The majority of the included abstracts (48/54; 88.89%) did not report quantitative information that can be used to established associations between the dependent and the independent variables. Of the six included abstracts that were eligible to report such information, only one abstract reported such associations. Most of the included abstracts (43/54; 79.63%) were eligible to report on the primary outcome of the participants. Of the abstracts that were eligible to report on the primary outcome, 39/43 (90.69%) reported on such outcome, while 4/43 (9.30%) did not report on such outcome (see Table 3).

Discussion

Strengths and limitations

Our study has some strengths and limitations, which need to be explained. In terms of strengths, the study developed a data extraction form to extract information. Also, the authors followed due process, to ensure that adequate information was gathered and that the information was checked, so as to limit the risk of bias in the reporting of findings (see Table 4). Three reviewers independently reviewed the included abstracts. The reporting of the abstracts confirmed the findings of previous studies on methodological issues in disability research.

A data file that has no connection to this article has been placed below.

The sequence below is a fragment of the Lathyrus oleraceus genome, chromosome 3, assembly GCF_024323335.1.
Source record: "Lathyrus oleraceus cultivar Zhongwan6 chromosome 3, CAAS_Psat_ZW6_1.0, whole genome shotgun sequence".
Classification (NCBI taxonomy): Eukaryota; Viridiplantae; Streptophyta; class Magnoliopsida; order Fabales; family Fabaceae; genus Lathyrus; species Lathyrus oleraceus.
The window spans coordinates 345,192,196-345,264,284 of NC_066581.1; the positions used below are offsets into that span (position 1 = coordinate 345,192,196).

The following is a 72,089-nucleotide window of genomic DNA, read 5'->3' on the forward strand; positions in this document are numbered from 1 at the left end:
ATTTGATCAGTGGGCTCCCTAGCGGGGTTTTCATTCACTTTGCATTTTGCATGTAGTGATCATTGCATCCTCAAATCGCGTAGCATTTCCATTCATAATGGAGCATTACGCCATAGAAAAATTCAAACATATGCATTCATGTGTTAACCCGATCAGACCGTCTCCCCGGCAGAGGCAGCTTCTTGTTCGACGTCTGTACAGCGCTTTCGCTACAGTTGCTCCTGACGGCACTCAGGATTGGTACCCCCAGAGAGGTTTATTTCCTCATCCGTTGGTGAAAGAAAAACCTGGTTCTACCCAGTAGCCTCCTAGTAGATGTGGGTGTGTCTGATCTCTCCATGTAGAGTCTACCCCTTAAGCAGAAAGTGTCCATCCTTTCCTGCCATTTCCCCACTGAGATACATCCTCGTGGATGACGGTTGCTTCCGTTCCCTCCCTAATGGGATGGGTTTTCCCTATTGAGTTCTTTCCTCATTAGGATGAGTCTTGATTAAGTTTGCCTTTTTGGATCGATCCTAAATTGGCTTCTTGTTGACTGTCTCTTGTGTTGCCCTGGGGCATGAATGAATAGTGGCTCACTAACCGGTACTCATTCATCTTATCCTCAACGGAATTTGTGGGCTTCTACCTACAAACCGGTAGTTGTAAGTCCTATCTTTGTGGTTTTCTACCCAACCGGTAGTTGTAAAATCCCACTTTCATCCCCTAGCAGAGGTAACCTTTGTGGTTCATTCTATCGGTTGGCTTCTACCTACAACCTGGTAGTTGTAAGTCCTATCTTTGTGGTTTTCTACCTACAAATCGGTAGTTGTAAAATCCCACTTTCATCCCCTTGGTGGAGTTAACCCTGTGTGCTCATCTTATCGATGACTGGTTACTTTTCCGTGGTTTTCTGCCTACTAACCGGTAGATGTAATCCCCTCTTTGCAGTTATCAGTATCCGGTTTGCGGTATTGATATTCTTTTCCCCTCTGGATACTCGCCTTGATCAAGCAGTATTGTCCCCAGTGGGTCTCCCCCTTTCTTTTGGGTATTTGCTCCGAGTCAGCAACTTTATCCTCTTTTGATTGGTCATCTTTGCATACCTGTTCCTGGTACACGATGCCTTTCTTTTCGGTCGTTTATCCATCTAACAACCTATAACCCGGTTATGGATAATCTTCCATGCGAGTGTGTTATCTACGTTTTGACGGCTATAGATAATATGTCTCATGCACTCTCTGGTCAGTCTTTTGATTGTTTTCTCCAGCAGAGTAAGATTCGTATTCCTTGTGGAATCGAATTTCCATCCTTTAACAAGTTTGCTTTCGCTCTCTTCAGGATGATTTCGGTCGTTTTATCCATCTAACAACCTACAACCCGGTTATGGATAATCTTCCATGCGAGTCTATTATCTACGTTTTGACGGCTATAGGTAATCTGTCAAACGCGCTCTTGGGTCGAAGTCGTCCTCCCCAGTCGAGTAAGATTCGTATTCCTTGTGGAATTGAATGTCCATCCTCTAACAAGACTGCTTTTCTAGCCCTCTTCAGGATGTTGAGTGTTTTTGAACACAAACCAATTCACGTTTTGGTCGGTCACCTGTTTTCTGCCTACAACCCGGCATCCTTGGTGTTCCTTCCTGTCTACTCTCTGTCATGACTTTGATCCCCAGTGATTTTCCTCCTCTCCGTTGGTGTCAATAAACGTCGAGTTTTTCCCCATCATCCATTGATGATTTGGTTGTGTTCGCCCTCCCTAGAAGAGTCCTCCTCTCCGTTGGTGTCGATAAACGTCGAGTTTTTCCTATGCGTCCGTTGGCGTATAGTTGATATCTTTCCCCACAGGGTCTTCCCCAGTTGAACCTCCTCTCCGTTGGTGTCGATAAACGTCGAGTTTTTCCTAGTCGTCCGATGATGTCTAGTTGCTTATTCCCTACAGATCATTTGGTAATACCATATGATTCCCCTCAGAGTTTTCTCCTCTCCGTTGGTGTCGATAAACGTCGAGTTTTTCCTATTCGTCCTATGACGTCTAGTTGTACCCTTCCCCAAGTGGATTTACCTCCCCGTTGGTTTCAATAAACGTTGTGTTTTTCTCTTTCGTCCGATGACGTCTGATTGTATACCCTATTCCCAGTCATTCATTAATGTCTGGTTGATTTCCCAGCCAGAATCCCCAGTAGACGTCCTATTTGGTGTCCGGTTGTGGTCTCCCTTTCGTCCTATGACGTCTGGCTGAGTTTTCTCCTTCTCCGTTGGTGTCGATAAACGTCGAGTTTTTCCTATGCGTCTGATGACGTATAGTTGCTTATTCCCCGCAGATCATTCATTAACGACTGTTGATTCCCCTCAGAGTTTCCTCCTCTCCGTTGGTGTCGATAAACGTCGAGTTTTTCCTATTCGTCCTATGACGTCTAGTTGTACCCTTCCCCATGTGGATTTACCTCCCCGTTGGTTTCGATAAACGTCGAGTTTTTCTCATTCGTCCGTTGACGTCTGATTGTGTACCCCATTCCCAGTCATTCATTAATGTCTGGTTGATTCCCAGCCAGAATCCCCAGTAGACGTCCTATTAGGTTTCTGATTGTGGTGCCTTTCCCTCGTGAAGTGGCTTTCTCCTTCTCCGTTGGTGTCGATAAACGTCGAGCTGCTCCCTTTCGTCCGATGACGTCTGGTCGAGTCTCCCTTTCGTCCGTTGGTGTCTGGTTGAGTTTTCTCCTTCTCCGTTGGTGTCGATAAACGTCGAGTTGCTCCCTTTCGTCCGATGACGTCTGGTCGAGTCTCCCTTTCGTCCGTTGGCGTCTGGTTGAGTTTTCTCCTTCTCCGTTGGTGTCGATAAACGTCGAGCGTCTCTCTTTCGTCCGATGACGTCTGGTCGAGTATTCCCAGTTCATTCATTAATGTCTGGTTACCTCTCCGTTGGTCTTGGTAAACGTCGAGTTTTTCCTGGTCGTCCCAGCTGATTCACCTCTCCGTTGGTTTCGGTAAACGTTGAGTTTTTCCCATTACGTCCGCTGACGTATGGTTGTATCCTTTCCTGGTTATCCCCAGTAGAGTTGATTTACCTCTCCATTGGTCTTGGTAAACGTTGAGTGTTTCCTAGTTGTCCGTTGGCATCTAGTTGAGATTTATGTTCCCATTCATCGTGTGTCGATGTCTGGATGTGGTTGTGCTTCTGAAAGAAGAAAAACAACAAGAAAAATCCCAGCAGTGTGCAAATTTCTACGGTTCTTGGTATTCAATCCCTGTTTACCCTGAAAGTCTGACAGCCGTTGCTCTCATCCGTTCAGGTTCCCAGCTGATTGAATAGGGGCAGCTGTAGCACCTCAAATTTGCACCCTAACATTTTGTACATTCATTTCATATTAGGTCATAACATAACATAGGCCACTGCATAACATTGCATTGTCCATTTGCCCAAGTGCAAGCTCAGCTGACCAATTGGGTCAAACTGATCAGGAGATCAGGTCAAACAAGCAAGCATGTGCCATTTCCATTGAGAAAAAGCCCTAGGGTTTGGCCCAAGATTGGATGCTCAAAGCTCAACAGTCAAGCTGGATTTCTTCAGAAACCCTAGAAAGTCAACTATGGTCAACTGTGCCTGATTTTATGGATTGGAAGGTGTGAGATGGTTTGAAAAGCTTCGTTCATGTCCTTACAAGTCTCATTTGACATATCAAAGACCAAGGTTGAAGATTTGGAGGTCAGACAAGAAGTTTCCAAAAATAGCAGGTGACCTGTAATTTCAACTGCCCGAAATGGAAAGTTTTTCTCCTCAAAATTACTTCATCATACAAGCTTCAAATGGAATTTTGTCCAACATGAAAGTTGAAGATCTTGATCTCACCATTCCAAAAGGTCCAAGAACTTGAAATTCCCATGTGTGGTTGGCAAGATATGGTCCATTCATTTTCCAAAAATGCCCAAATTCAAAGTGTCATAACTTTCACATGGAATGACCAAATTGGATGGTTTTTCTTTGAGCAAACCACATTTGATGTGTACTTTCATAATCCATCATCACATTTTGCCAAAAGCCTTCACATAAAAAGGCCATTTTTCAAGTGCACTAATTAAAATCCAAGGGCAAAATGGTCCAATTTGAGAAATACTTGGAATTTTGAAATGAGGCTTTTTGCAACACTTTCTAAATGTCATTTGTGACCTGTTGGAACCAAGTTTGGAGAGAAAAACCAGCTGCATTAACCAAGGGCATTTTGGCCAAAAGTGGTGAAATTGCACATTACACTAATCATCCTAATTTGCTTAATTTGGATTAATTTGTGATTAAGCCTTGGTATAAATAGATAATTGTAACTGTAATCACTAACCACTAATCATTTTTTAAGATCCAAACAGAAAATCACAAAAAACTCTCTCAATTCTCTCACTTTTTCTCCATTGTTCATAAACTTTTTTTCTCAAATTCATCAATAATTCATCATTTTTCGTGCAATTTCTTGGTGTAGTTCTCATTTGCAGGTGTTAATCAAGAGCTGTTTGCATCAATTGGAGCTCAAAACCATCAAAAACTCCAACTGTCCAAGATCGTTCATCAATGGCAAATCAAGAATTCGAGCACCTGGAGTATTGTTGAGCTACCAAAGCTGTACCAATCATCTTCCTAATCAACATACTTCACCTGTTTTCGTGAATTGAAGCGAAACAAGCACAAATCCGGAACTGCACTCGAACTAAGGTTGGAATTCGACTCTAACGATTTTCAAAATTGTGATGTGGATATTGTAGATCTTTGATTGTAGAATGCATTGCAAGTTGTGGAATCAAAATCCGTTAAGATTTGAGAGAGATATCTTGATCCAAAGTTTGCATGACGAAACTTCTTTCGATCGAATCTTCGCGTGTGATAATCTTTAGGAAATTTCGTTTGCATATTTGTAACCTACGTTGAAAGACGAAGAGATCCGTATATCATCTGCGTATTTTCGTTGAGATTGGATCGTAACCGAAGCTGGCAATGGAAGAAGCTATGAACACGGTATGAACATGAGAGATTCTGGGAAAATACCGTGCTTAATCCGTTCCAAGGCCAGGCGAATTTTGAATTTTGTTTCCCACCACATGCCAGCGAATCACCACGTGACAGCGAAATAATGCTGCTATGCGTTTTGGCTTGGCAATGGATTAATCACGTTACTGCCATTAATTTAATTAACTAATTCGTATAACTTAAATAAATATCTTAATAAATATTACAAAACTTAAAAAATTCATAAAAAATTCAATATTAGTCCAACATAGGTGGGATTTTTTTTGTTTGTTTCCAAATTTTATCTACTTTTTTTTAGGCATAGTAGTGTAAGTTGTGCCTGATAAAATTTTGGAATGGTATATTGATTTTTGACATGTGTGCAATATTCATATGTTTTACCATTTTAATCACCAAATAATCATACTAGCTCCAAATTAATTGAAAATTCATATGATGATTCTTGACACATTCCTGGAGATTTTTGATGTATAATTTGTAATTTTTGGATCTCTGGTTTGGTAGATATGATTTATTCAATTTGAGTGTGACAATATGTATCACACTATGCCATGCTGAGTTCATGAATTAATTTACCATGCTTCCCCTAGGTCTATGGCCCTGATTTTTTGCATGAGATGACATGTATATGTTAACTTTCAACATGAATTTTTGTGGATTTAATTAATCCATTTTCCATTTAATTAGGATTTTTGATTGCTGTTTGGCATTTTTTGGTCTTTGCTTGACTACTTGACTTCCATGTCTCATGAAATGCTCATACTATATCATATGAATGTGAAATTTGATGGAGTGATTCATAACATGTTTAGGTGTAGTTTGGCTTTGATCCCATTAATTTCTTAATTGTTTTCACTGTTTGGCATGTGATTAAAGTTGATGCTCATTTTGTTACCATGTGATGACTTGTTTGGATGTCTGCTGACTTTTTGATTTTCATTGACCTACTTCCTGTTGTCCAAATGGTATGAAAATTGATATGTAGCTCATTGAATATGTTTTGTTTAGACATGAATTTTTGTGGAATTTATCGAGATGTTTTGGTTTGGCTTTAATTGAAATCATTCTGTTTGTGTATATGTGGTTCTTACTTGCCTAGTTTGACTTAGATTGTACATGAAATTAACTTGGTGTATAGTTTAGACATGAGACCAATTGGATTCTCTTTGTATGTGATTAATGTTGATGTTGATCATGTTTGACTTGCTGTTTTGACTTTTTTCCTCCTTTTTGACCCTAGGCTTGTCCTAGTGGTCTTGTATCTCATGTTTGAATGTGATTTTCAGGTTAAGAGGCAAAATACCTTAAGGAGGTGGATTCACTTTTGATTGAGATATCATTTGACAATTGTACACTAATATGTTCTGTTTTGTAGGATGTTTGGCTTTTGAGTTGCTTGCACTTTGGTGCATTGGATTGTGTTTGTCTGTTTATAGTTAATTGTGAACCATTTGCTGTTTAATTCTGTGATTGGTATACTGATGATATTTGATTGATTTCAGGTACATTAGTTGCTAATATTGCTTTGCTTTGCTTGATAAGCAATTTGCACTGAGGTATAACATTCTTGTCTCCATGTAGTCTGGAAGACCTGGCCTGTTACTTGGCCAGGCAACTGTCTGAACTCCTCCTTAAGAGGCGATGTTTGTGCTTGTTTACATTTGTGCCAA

Table 4 Methods used in the included abstracts

Our study has several limitations, however, which are mostly associated with the scope and type of the included abstracts. The study was limited to abstracts from one AfriNEAD conference. This suggests that the sample size is too small to make inferences about disability research in general. Limiting abstracts to one AfriNEAD conference may limit access to similar incomplete reporting in past AfriNEAD symposia.